Dom looks up the stairs at me, wide-eyed. He stumbles up the pilothouse stairs and I show him where we were and where we are. I tell him to get up front and start pulling the anchor in. He grabs a radio and rushes off to the bow.
I am looking at our position and direction and doing calculations. We have 300 feet of chain to pull in. The reef is coming up on our stern. I’m slowing us only as much as I dare. This is going to be close.
I can barely hear Dom over the VHF. It sounds like he’s 100 miles away from the speaker, and there’s a lot of rustling fabric in that gap. I tell him to start taking the chain in. It’s not like the anchor is holding to anything, so just drag the damn thing to us. While he’s doing that, I’m slamming laptops shut, turning off security monitors, dimming the radars… there’s too much ambient light to see a thing. I pop my head up top and look for the radio tower at Highbourne Cay. A dim red light shines through the rain in the direction Highbourne should be… I assume I’m not seeing things.
At some point Dom tells me he has the anchor up. I don’t hear him.
I’m bumping the controls all over the place, I even have the bow thruster roaring now. That’s going to wake the other two crew members up for sure. They sleep right on top of the 250 HP beast. The waves are breaking over the bow anyway, and shit is falling all throughout the boat, so what the fuck should a little more cannon fire mean? Speaking of cannons, I hear the bimini give some more. This is turning out to be an expensive gale.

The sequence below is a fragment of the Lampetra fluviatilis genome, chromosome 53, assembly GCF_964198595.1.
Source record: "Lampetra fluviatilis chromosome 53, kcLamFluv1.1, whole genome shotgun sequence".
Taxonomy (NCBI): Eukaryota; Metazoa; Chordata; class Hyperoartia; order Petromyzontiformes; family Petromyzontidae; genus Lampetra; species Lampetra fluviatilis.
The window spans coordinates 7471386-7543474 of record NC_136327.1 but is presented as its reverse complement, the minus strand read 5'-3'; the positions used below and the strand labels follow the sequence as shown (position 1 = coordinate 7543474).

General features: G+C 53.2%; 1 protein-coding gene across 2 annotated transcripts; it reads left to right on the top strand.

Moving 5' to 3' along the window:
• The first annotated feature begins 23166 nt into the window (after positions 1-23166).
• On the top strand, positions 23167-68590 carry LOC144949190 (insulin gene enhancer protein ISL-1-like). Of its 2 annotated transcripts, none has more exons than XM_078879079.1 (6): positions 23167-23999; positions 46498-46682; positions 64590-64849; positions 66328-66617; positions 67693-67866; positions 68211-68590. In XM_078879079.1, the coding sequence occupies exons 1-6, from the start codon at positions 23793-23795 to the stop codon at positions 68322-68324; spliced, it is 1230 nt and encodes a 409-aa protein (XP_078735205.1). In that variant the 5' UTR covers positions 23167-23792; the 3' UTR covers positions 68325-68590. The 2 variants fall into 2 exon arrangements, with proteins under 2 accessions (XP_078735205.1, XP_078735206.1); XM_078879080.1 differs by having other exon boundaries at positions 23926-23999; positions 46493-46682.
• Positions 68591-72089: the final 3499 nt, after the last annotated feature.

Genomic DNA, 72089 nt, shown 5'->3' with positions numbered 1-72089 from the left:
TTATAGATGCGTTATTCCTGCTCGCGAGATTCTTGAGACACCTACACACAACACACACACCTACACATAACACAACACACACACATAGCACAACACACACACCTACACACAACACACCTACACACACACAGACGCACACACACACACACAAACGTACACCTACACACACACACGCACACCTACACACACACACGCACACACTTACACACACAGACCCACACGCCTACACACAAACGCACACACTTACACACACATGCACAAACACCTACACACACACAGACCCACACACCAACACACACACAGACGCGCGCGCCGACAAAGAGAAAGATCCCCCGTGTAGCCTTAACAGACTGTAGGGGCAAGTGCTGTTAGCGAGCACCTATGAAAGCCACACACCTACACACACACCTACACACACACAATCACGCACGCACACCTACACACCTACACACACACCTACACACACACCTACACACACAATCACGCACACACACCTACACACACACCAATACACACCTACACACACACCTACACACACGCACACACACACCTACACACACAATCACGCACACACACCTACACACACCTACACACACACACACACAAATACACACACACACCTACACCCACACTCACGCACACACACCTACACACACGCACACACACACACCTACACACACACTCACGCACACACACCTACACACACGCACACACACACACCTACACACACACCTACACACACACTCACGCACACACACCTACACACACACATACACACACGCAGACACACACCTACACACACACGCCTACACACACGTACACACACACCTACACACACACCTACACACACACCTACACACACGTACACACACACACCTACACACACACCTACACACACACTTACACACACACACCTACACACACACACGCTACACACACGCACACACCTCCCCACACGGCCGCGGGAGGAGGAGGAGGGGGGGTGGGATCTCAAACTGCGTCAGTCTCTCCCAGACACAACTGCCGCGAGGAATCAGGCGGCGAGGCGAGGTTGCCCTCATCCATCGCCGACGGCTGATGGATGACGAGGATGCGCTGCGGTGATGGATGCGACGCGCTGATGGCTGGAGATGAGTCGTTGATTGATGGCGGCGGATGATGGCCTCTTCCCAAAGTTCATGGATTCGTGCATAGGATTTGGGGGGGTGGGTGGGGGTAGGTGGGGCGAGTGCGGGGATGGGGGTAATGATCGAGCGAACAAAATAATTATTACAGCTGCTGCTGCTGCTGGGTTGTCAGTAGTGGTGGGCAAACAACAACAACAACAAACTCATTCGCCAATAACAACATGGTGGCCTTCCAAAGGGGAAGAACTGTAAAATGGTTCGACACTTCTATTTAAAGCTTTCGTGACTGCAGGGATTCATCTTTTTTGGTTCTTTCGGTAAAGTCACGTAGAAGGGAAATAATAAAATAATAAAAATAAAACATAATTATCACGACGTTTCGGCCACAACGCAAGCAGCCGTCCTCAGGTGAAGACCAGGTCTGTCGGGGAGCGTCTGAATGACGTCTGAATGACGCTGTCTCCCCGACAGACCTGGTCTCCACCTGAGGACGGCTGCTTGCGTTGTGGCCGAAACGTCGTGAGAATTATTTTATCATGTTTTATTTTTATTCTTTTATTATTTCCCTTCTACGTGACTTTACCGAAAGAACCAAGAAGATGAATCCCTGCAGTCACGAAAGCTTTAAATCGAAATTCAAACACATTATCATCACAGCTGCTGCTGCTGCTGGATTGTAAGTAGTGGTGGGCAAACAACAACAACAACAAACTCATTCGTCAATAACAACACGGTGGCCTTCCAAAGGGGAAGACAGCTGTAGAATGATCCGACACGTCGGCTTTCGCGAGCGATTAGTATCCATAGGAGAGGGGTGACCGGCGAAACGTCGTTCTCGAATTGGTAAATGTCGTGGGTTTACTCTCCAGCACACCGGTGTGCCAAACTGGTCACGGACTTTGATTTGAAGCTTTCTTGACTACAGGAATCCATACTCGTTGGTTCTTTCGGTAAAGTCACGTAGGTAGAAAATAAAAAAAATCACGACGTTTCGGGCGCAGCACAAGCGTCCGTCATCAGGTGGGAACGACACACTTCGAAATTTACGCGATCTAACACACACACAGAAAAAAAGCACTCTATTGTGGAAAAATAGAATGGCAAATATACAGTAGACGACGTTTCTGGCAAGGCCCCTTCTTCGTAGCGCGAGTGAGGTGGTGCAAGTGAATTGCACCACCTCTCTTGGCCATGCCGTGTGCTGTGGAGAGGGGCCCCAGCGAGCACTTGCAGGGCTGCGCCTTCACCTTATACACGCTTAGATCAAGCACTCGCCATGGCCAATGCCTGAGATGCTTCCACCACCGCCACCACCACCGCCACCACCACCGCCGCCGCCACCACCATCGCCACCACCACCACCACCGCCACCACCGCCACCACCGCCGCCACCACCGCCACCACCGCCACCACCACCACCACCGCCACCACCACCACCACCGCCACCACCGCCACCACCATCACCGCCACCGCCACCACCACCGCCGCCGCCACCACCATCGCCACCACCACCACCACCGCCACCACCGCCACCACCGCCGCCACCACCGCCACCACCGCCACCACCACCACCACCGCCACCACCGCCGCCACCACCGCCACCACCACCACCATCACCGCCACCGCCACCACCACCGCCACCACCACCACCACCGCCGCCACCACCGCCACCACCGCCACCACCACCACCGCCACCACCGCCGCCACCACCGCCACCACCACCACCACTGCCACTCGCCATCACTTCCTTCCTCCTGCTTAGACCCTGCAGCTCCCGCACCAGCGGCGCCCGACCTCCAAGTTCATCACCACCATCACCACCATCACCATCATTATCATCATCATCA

Looking at the plotter, I see it’s going to get more expensive quick. I figure we’re 40 feet from the reef. 80 at the most. Less than the length of the ship. I yell into the VHF for Dom to get the fucking anchor in. He comes in the side door, wet as a drowned ferret, telling me it’s already up.
Fuck. Just in time.
I kick the 4 turbos into gear. 2,200 HP drives the two 5-foot props in frenzied circles. I really hope I’m facing the direction I think I’m facing. Can’t be sure. I rush up top to look for the red light again.
Back down below it looks like we are crawling away from the reef. Didn’t touch anything… that’s good. I wheel the bastard around to get the seas on our stern and to cancel out the wind with our forward progress. I’ll just head toward Nassau a few hours earlier than I expected to. As long as the china survived, we might get out unscathed.
The rush of saving the boat is intoxicating. We’re surfing down monster waves in a fucking gale at 5:15 in the morning. We just drug anchor half a mile and barely kept the yacht off of a reef. One of the girls comes up with a puzzled look on her face.
“What the hell’s going on?” she asks.
“Nothing,” I say. “Could you make Dom and I some coffee?”
All is grins and giggles. I’m weaving through the cuts and reefs to get back out to safety and deep water. We’ll be at the dock before breakfast. What a fucking rush.
I make a little course correction, but the wheel feels a little looser than normal. I try and turn back, and just as it’s clicking, an alarm goes off. “Rudder Response Failure.”
“We’re losing steering.”
As I say this, the boat broaches, going sideways in the seas and rolling like a fucker……..
A normally sluggish wheel can now be spun like a goddamn perpetual motion machine. Just a nudge and the thing starts doing lazy circles forever. But the rudders aren’t moving. I get down on the floor and listen for the hydraulic pump that usually hums under the console. Nothing.
Normally I could steer by alternating usage of the two main engines. But not in these seas. We’re getting tossed about as I throw the gears around trying to control our sideways jaunt out of the pass. This is arguably worse than dragging anchor towards a leeward shoal.
“Tell the girls to secure everything inside,” I tell Dom. He rushes off.
Shit is banging and falling everywhere as the eight-foot waves toss us sideways. If I had steering I could keep them right on our stern and you could play marbles on the deck. Right now you can’t even stand up.